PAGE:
Several community genealogy enthusiasts learned about another tool they can use to dig deeper into their pasts during a presentation from one of their own Saturday at the Kenai Community Library.
The Kenai Totem Tracers Genealogical Society is interested in most things historical, from tracing ancestry to new types of museum glass, but oral and written histories can take a person only so far. When one of the society’s members volunteered to talk about her knowledge and experience with DNA testing for genealogical purposes, the group seized on the idea, said Kari Mohn, the society’s vice president and program organizer.
“We’re always interested in anything that will further our own family research,” Mohn said. “We try to have programs that fit. First we ask for suggestions from our members and we ask members if they have something to share.”
Kasilof resident Kim Rudge-Karic is a fisheries technician for the Department of Fish and Game and got her start in DNA in the early 1990s while transporting tissue samples around the state. Seeing the samples sent off to a lab made Rudge-Karic begin to question and wonder what exactly DNA testing could reveal, she said. From there was born a great interest in genetics and Rudge-Karic has since used DNA testing companies to try to unearth information about her heritage and ancestors.
Rudge-Karic began her presentation to the Totem Tracers at the Kenai Community Library with a crash course in DNA itself; what it is, where it comes from and how it makes humans the unique people they are. She then went on to explain how testing one’s DNA can give insight into where one’s geographical origins might be traced to.
By using different kinds of DNA tests — those that use the Y chromosome only found in men, those for only women and autosomal tests that use DNA inherited from both parents — people can find potential relatives or which areas of the world their ancestors might have originated from.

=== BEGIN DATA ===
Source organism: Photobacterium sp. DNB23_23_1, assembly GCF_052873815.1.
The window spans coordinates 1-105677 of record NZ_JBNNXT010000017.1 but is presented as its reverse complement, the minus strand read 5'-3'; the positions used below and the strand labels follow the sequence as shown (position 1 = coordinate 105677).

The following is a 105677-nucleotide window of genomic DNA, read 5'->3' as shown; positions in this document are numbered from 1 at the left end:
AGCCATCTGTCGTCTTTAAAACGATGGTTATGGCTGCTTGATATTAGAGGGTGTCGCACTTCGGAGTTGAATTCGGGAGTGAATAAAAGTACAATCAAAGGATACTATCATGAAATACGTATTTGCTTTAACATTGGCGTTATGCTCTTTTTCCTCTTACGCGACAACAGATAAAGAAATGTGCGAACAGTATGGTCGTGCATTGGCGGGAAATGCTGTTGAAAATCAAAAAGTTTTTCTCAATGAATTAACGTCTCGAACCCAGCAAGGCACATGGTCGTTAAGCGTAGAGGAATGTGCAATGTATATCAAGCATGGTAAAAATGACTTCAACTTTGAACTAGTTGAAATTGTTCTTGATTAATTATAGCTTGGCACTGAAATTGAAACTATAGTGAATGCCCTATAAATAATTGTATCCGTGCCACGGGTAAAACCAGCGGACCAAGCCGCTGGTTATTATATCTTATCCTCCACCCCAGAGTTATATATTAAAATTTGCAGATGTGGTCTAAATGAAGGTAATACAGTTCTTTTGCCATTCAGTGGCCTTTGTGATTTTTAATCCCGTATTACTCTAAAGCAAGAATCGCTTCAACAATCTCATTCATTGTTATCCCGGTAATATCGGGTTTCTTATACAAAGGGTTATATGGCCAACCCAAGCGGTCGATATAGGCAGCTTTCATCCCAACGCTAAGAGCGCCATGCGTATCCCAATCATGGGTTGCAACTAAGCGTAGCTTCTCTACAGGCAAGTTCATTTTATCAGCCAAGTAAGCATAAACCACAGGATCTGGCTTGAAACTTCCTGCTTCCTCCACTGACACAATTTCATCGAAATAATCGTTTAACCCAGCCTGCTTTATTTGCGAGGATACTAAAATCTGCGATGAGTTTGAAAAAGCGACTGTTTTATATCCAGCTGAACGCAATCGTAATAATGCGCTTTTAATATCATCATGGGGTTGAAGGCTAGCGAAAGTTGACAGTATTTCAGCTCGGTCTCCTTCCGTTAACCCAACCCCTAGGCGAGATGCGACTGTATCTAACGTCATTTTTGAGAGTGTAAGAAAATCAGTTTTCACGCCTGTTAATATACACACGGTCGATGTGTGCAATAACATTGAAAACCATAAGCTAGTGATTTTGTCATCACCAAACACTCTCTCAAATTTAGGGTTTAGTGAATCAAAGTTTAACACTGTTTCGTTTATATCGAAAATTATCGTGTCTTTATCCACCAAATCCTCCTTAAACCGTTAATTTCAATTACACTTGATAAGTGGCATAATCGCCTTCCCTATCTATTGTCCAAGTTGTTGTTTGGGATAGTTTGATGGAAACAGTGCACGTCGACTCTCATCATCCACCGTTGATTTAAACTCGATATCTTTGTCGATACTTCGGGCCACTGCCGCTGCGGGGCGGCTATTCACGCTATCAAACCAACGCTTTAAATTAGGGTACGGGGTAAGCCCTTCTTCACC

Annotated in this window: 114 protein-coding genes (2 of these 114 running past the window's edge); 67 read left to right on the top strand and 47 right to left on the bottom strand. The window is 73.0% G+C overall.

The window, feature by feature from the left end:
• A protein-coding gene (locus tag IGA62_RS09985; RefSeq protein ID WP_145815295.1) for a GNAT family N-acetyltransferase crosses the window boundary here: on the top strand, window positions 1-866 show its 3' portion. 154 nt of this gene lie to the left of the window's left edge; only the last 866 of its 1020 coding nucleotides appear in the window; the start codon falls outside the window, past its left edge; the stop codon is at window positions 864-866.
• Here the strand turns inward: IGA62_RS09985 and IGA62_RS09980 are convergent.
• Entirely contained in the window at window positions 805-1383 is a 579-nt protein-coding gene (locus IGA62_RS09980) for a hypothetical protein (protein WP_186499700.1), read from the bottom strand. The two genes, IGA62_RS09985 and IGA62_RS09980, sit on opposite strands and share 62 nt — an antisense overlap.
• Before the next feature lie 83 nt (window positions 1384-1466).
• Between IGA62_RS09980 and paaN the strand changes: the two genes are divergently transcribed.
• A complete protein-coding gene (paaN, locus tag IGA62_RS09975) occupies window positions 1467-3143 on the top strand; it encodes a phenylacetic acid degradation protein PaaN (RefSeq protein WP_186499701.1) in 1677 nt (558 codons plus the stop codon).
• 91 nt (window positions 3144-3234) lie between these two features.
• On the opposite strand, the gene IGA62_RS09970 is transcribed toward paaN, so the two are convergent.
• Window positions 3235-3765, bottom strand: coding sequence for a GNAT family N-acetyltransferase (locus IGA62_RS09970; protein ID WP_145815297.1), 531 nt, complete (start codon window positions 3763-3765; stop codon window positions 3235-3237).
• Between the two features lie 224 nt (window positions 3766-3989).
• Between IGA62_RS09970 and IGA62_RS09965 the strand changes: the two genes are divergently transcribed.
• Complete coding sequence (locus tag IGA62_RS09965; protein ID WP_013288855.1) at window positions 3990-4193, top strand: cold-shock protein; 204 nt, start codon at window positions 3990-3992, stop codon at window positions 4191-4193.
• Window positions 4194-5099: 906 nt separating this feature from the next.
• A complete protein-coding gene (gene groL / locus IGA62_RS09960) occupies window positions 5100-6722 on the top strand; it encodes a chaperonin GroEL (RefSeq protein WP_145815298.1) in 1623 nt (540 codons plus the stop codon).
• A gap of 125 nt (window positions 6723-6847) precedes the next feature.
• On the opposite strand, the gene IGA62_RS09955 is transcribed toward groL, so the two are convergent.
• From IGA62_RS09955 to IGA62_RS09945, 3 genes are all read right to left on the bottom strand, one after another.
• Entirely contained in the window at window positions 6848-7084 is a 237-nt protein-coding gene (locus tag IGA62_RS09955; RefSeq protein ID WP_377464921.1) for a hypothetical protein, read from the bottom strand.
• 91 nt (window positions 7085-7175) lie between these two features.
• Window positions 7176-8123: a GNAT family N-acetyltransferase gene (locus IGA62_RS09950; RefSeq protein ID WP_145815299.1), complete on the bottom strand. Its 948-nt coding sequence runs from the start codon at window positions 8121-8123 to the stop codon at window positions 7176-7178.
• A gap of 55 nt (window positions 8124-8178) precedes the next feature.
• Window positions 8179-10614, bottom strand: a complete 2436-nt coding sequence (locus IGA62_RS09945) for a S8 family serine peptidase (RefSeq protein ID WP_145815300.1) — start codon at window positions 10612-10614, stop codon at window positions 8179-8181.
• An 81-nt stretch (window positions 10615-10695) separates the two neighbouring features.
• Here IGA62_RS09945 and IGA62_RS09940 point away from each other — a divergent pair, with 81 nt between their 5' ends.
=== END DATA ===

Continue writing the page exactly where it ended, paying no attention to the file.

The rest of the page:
Rudge-Karic stressed that the results from these tests are not exact and are actually in the form of probabilities, not hard numbers. It’s best to double check with a test company if there is any confusion and follow up with research, Rudge-Karic said, rather than interpreting test results at face value.
“A lot of times people want something hard, cut and dry,” Rudge-Karic said. “And it’s like, it’s not cut and dry, you just have to accept it.”
Not all companies that advertise such testing are working with the same databases of DNA, either. What a person’s DNA gets compared to depends on what’s already been collected by that company.
“For me personally, I was hoping she would say, ‘Oh, this is the company to use, and it’ll answer all your questions,’ and that did not happen,” Mohn said with a laugh. “I appreciated her candor, her honesty, her professional expertise.”
Still, DNA testing through various companies can be useful for potentially confirming certain relations or trends already unearthed through written history, or for bringing up potential leads to follow, Rudge-Karic and members of the society concluded.
If nothing else, the tests can provide interesting information to bring back and discuss with family members and friends, Rudge-Karic said.
“You just never know,” she said. “With the mix of people, you just never know.”
Reach Megan Pacer at firstname.lastname@example.org.